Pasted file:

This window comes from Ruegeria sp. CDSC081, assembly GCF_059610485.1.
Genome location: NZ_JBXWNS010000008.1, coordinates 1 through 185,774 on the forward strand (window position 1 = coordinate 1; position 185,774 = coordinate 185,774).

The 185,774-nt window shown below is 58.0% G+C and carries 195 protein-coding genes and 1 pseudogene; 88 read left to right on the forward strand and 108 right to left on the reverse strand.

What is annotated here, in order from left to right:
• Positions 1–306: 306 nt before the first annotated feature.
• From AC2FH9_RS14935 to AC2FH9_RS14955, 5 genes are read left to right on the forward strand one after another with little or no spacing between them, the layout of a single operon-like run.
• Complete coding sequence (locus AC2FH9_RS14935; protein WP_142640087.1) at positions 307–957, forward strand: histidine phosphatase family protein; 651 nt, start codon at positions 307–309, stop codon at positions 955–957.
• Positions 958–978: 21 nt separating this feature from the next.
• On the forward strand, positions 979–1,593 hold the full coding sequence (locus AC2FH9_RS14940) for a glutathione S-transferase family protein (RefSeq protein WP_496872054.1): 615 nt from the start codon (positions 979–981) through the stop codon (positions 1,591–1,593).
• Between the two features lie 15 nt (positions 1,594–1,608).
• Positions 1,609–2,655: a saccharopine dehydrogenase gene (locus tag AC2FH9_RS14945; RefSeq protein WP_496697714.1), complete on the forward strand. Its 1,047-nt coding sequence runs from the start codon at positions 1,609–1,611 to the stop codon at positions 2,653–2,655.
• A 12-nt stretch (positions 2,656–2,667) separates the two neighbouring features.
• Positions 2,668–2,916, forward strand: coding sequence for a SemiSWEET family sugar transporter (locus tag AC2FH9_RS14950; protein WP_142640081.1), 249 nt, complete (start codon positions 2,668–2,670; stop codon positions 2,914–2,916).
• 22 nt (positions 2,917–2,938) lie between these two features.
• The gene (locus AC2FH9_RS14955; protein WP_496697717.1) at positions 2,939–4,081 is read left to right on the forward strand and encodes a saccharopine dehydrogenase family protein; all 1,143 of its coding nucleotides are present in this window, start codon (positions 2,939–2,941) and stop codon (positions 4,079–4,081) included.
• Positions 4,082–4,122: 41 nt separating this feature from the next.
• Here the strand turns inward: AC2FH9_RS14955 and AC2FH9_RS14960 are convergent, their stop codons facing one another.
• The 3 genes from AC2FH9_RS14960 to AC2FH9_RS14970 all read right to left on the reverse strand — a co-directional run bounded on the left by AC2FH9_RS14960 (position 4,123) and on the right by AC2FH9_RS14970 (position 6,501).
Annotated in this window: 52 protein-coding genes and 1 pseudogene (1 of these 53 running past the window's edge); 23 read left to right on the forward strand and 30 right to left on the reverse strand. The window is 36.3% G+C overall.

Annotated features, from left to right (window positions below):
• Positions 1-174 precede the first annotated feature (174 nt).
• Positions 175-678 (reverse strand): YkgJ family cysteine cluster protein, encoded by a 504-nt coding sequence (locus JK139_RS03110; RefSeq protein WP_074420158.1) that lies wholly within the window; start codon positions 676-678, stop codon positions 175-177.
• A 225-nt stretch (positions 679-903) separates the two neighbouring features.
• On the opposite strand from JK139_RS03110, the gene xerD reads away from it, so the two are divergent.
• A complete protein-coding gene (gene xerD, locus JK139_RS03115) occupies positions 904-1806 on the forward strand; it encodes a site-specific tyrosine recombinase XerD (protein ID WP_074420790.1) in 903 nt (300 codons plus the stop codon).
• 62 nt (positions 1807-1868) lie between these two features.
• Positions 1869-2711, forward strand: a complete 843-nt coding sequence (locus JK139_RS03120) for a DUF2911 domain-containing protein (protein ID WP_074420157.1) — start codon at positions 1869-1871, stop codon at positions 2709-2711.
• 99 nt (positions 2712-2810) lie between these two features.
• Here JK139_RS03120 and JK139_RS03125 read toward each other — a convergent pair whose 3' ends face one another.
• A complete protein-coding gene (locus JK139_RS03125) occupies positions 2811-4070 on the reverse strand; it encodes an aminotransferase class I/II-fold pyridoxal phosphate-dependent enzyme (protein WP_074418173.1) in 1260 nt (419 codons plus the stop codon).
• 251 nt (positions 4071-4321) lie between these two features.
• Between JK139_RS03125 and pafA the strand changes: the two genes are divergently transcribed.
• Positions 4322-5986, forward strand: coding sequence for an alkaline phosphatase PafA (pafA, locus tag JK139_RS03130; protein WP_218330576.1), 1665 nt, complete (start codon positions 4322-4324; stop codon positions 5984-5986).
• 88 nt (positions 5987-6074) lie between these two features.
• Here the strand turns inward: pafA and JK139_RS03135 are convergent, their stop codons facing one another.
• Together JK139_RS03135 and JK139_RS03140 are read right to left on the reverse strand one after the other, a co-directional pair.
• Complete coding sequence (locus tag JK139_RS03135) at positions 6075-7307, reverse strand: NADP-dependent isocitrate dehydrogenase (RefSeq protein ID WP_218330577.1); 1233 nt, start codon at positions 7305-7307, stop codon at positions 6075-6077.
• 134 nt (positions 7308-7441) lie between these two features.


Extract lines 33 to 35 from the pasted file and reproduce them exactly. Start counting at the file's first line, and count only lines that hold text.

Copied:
• Positions 4322-5986, forward strand: coding sequence for an alkaline phosphatase PafA (pafA, locus tag JK139_RS03130; protein WP_218330576.1), 1665 nt, complete (start codon positions 4322-4324; stop codon positions 5984-5986).
• 88 nt (positions 5987-6074) lie between these two features.
• Here the strand turns inward: pafA and JK139_RS03135 are convergent, their stop codons facing one another.